ADA isn’t just a tool I’ve used in every law school clinic and legal internship so far. It’s the ground I walk on, the air I breathe. The anniversary of ADA’s passage and my birthday are so close that we could have a tandem party, but I’m a couple of years younger. It turned 26 a couple of days ago. Next week, I turn 24. I’ve heard stories of life before it. I had a dyslexic grandfather who grew up long before there was even the Rehabilitation Act, while whispers of American eugenics were still in the air, but I haven’t known any other world than this.
I’ve barely known a world where I didn’t understand the need for sweeping federal disability rights statutes like ADA. ADA, unfolded to full size by its regs and bootstrapped further outward through case law like Olmstead into hope for hundreds of thousands of people, is beautiful. Even the regs, many of them, are beautiful. I’m still a student, still very new to this, and I already know that regs aren’t usually beautiful. It isn’t just swords and shields for lawyers. ADA is a stronghold in which people with disabilities can live our lives. It helps us maintain bodily liberty and civil liberties, go to school, work, raise families, do things we enjoy, and generally get by without being subjected to harassment, barriers, and indignities at random and with no recourse.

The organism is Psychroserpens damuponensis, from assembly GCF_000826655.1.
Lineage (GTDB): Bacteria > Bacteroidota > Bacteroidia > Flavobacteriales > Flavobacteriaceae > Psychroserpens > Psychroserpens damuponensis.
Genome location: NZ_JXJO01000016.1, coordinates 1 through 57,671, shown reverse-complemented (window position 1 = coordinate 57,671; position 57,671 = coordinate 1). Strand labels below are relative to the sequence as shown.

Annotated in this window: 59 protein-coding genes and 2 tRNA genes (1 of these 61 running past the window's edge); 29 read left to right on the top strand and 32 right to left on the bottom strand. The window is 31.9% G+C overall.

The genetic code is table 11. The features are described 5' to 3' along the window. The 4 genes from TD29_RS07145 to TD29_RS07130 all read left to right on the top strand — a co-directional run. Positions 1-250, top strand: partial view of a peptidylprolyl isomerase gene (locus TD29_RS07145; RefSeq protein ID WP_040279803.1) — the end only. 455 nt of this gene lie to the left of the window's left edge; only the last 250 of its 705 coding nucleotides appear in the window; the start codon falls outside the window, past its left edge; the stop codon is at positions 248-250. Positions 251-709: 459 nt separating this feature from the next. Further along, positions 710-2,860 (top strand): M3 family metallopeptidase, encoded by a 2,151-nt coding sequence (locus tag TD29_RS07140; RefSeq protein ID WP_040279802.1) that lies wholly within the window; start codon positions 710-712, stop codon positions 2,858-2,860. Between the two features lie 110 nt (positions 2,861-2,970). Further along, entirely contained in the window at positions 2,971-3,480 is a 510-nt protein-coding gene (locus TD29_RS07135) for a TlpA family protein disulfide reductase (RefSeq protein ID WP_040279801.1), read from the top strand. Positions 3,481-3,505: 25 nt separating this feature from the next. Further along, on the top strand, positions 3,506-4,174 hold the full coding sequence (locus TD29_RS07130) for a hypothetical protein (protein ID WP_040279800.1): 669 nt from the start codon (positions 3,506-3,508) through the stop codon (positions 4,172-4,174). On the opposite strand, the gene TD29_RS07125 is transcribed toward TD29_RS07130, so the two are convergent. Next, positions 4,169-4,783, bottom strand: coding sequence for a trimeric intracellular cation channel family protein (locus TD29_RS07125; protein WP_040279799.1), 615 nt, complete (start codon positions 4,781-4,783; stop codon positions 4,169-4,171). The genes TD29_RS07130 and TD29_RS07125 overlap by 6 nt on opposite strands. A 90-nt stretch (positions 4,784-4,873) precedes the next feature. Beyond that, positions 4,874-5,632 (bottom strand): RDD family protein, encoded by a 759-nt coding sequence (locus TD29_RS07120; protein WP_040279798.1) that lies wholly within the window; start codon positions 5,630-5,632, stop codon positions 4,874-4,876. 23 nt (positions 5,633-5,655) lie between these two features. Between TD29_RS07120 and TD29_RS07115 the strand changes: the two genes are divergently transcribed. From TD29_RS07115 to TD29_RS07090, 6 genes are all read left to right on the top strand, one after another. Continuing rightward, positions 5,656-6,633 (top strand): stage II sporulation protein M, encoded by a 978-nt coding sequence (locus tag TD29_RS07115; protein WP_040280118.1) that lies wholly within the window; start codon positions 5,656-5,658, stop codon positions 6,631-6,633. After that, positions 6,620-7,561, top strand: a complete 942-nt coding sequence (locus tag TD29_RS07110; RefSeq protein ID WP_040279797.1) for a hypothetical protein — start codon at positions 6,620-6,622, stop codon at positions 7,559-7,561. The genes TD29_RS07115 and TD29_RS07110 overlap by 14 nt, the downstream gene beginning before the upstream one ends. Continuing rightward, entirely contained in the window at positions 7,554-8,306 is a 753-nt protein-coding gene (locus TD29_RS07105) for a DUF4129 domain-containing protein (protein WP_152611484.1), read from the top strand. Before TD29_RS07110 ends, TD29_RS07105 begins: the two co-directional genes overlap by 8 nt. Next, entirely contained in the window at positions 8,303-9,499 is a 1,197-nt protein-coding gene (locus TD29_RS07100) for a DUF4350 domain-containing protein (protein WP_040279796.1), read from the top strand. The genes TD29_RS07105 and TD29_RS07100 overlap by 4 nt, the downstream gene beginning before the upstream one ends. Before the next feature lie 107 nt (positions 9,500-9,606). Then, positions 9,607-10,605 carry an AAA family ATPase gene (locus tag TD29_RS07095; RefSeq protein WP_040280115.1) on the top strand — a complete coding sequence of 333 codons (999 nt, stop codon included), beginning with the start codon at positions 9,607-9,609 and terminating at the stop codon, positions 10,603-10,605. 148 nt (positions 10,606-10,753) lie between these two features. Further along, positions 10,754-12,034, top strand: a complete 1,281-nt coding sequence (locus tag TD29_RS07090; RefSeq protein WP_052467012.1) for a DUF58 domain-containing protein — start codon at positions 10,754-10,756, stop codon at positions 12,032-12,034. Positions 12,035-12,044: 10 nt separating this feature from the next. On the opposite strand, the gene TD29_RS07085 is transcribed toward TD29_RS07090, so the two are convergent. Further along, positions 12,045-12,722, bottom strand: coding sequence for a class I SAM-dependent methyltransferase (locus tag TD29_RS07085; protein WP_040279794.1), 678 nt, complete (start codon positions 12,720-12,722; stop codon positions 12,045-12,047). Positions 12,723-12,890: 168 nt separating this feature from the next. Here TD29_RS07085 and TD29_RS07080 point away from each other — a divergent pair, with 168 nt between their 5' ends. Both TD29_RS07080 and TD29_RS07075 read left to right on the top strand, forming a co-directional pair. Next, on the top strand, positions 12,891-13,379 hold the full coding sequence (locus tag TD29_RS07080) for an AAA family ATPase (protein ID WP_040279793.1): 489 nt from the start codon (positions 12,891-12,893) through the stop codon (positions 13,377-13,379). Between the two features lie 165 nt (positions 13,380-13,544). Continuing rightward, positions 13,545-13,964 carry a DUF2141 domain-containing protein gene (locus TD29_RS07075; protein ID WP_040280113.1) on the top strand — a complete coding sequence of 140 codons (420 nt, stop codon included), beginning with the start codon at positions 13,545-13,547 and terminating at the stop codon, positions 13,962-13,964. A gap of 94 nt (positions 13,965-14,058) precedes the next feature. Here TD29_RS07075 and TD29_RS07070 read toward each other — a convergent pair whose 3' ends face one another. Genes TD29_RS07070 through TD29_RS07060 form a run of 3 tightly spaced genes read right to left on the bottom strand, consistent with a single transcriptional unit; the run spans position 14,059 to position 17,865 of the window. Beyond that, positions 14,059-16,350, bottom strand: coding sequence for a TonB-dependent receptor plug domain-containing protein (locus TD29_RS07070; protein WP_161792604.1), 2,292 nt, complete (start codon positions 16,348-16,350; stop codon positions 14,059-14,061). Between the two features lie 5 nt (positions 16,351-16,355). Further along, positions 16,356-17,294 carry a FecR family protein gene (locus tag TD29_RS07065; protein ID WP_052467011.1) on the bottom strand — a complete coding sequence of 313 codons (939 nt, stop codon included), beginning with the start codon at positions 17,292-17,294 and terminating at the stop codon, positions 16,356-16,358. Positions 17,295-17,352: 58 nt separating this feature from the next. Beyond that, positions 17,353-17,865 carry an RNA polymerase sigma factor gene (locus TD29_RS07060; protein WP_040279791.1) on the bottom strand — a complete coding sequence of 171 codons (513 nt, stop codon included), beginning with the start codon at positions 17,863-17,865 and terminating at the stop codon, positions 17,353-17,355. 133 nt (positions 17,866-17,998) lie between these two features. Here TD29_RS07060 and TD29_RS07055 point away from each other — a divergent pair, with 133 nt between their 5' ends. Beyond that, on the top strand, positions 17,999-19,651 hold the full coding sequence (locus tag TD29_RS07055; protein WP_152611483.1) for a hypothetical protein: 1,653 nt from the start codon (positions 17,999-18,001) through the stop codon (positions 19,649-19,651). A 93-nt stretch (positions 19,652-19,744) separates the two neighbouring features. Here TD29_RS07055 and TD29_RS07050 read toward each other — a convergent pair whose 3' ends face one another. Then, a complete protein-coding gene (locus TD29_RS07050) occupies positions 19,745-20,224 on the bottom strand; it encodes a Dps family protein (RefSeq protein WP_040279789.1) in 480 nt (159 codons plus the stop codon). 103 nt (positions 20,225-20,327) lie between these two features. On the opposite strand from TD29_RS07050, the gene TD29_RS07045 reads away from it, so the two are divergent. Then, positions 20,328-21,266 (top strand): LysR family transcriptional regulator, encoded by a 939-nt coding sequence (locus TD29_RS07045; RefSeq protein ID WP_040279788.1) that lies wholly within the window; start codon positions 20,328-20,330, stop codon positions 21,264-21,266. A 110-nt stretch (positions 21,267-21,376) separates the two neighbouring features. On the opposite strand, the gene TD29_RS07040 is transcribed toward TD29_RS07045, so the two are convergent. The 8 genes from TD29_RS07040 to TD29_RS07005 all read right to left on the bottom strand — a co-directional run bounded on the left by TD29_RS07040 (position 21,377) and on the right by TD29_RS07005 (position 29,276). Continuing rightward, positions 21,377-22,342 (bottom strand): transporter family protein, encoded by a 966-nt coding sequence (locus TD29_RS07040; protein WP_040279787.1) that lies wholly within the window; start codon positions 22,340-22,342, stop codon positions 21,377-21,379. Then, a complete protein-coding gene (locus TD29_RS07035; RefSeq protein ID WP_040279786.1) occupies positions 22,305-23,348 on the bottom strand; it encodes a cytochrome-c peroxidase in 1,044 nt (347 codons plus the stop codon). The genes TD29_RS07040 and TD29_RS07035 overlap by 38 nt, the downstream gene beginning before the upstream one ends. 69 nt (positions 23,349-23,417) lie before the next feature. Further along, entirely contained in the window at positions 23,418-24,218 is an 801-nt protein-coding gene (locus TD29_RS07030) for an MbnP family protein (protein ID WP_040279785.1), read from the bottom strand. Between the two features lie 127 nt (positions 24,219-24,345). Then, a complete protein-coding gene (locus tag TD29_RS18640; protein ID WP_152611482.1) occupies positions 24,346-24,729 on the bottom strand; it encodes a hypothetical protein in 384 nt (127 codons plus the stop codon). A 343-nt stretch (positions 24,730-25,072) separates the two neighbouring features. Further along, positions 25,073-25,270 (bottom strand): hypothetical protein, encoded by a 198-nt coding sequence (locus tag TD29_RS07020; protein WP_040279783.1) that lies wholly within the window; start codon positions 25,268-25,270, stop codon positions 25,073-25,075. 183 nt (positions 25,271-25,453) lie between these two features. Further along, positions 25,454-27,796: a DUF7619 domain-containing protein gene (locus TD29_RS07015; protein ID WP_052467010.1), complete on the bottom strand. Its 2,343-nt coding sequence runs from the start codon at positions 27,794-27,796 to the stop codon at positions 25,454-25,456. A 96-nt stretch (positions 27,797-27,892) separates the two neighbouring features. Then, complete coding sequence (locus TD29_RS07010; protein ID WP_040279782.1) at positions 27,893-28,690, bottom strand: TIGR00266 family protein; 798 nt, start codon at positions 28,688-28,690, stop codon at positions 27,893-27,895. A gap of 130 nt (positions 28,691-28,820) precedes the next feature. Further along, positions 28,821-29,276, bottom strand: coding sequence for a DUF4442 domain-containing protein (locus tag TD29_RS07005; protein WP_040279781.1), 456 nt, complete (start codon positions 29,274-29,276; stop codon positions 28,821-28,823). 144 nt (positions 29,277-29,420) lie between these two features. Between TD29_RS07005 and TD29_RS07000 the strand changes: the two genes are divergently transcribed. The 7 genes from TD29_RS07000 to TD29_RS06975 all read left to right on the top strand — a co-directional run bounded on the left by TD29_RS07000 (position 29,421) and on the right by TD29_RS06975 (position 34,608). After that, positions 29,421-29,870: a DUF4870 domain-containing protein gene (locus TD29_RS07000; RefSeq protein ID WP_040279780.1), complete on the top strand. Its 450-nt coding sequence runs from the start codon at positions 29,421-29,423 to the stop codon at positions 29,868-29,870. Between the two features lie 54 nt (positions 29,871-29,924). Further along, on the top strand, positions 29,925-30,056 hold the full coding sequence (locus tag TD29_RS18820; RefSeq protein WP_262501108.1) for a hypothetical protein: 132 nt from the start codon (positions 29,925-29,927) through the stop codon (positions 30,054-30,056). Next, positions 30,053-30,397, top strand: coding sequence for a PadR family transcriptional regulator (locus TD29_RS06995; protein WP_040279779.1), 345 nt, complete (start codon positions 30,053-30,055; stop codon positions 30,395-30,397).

It doesn’t protect everyone perfectly all the time, but we’re infinitely better off than we would be without it. Disability is met with ignorance, mostly, low expectations, and failure to make even inexpensive modifications and accommodations that just plain make sense, but hate is out there, too. Even in stable, wealthy, democratic societies, there are those who wish we would just “disappear.” Every so often, one of those people feels the need to issue us a reminder. That hatred, and the indifference that allows it to fester and sometimes explode, are American problems, too. If you’re not convinced, read the comments on any English-language news source with a primarily U.S. audience that covered the massacre. See the serious bigots and trolls. See, almost worse, the armchair philosophers discussing the value of certain kinds of people and whether it was really so wrong.
I like ADA commemorations because the disability community needs more celebrations, but that was unusually hard to enjoy this year. It was too easy to remember just how tenuously-permitted disabled existence is. The forces just outside of the laws that shelter our lives, those of general applicability and those specifically dealing with disabled people, felt a little too close for comfort, a little too ready to break through.